There are outcome questionnaires for practically every musculoskeletal body part. There’s a great questionnaire for headaches. There are a few questionnaires for neck pain. For low back pain, there’s a questionnaire that’s great for acute/antalgic low back pain and another questionnaire that rocks for subacute or chronic low back pain. There’s even a questionnaire for sciatica, which very few doctors seem to know about. Upper extremity questionnaires? Yep. Lower extremity questionnaires? You betcha’.

They want us to give our patients a questionnaire or questionnaires (for patients with multiple symptoms) before we even start treating. That means the first visit when you do your exam. Get a measurable baseline, they tell us. It’s like getting the blood tests before the doctor prescribes the medication. We can then show the patient their scores. This is normal, this is you. The patient nods. We let the patient know if we think we can help them or not. We tell them what treatment we’ll do and that we’ll re-evaluate them with the questionnaires after a period of time to see if they’re normal or, at least, on the right track or not.

No selling involved. Just doctors being, well, doctors.

It’s not just Medicare who wants this, though. It’s everyone. Cash patients. Insurance patients. Workers Comp and Personal Injury patients. State Boards want it. Malpractice insurance carriers want it.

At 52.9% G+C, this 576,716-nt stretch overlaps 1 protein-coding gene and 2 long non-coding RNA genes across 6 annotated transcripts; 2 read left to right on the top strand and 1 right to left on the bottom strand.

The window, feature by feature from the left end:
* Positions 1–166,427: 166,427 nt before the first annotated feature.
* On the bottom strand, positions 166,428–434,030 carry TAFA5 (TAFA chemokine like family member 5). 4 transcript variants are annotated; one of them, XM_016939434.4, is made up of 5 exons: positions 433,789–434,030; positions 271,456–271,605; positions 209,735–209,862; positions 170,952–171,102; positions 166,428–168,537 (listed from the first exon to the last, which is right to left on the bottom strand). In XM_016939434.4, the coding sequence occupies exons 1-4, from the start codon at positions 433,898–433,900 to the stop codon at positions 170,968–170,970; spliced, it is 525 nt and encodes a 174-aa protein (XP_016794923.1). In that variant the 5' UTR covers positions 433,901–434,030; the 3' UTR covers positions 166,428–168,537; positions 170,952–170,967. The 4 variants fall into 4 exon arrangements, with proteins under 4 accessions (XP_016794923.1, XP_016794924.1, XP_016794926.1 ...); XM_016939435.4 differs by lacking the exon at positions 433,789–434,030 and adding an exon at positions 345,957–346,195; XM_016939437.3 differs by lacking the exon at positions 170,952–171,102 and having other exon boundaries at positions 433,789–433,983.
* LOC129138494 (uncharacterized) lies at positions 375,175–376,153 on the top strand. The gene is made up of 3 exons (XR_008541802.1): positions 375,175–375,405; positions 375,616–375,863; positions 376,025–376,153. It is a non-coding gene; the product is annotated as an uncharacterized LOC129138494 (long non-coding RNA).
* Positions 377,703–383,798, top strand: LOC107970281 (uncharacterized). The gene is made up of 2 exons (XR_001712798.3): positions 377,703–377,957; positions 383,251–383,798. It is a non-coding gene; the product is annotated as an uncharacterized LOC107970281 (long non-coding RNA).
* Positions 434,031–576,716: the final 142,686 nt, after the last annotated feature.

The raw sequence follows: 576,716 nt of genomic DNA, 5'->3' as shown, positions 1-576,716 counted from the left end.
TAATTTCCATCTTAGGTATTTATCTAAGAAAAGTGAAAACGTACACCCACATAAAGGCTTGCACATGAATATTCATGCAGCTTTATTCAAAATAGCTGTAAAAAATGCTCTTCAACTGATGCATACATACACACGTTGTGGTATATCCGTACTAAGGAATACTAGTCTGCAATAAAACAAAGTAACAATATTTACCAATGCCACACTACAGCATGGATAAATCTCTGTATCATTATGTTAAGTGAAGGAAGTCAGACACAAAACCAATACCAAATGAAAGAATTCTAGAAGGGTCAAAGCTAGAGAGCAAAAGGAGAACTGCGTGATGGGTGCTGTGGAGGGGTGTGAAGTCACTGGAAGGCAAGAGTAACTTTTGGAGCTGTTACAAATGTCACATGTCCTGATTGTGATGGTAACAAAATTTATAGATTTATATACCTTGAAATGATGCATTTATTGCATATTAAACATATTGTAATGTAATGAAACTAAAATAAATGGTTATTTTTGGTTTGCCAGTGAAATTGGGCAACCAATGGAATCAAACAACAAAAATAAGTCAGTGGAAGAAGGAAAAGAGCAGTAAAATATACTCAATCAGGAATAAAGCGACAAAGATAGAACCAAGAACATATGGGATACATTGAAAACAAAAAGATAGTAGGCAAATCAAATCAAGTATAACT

It’s not just about having patients complete the questionnaires, though. Remember, the power is in the numbers. The questionnaires must be scored, so we can see if the numbers are changing over time. In addition, we need to keep track of the dates we gave the patient the questionnaires and the scores. When we can show a measurable baseline that showed measurable improvement as a result of our treatment, well, that helps justify the care. If the questionnaires show measurable improvement, but is not yet normal or plateaued, that tells us that more treatment could be appropriate.

The health care universe requires us to document treatment plans and goals for our patients. The days of saying things like “reduce pain,” or “reduce spasm” are essentially over. That’s not what they want. They want “measurable.” They want us to tell them that our goal is to reduce the patient’s pain from a 7 to a 5 and to improve their scores on the outcome questionnaires by 15 points. They want us to tell them when we’ll be re-evaluating the patient and what function we plan on measuring to determine the effectiveness of our treatment. This is so much easier than most of us think.

It’s just two basic things. Reduce the patient’s pain. Improve the patient’s function.

Just doctors being, well, doctors.

Visit The Bulletproof Chiro at www.TheBulletProofChiro.com.